The COVID-19 pandemic forced many patients and practitioners to find new ways to connect. The most obvious tool is telehealth, the use of audio-visual platforms to allow practitioners to assess and communicate with patients remotely. Patients and practitioners both were encouraged by how beneficial and flexible telehealth can be. Federal and state governments alike are rushing to loosen restrictions to usher in wider adoption of telehealth tools. The Texas Legislature passed, and Governor Abbott signed, two telehealth bills that aim to provide greater access to care with telecommunication technology.
SB 40 expands the Texas Occupations Code to make permanent certain waivers granted by Gov. Abbott during the pandemic. For practitioners regulated by the Texas Department of Licensing and Regulation (TDLR), the definition of “direct” patient observation now allows the use of telehealth platforms. It also allows TDLR to adopt rules governing telehealth services that are provided by its regulated professionals.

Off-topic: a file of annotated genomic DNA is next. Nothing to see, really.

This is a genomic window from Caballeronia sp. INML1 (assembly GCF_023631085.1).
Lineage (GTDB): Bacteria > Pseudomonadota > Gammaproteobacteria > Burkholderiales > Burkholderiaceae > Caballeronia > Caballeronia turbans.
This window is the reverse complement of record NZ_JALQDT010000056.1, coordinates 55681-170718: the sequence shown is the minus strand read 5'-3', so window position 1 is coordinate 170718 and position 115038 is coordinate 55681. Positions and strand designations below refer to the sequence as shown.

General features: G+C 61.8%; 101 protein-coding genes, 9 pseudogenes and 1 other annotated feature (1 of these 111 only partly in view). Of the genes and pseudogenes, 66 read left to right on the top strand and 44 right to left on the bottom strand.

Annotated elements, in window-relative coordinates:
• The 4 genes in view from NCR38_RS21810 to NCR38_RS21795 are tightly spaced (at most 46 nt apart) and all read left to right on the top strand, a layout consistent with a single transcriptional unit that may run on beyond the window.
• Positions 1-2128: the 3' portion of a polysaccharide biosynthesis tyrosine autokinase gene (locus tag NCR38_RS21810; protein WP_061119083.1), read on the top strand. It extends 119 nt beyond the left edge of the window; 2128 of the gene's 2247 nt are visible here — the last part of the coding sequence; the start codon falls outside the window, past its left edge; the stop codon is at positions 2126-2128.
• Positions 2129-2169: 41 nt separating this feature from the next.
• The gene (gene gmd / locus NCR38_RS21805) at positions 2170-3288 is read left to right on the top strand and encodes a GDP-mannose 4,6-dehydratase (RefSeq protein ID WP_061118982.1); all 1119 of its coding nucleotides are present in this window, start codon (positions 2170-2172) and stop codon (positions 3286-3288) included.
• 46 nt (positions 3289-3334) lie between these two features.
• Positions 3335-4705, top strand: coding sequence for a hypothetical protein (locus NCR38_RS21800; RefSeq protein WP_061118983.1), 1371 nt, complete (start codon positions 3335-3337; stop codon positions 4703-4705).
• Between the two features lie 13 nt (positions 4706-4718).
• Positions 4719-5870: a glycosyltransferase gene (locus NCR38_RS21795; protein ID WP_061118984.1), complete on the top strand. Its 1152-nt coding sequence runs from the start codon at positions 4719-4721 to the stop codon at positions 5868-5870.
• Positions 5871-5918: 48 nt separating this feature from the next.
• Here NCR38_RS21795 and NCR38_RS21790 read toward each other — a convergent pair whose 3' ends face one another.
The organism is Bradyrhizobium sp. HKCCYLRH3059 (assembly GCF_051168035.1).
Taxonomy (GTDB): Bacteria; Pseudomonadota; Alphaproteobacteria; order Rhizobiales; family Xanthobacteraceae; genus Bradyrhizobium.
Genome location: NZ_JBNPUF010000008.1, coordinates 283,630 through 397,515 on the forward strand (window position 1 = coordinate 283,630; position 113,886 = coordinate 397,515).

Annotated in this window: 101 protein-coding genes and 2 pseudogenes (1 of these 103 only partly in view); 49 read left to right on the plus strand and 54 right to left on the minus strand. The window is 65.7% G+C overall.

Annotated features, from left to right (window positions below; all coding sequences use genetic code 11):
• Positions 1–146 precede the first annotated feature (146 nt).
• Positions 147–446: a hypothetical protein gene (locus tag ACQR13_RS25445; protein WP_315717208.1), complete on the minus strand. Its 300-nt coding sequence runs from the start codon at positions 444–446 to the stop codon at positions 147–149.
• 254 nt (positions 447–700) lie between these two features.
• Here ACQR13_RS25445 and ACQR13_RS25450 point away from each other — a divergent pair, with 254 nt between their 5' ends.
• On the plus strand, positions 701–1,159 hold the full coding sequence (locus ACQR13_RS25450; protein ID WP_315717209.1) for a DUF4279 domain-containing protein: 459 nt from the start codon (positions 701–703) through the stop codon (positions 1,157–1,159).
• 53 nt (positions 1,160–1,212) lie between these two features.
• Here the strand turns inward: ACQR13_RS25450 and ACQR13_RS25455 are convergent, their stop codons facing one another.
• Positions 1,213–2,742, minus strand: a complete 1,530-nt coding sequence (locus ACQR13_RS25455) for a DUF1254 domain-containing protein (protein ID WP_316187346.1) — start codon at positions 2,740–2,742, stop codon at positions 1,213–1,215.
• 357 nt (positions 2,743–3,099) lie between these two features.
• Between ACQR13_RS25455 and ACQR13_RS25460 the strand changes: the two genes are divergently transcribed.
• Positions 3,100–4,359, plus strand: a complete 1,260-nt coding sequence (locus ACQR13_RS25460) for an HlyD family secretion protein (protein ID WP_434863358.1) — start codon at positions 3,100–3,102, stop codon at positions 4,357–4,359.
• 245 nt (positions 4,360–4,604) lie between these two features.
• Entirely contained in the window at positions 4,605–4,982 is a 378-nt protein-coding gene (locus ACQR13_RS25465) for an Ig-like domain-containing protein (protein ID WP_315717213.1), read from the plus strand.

HB 4 expands the Government Code and the Health and Safety Code to give practitioners more flexibility to use telehealth services with Medicaid, CHIP, and other public benefit program recipients. Health and Human Services Commission (HHSC) is tasked with implementing greater telehealth integration by the end of this year. Medicaid Managed Care Organizations (MCOs) are granted greater flexibility to conduct assessments and provide coordination of care services through telecommunication technology. Rural access hospitals and federally qualified health centers (FQHCs) are also eligible for reimbursements of telehealth fees.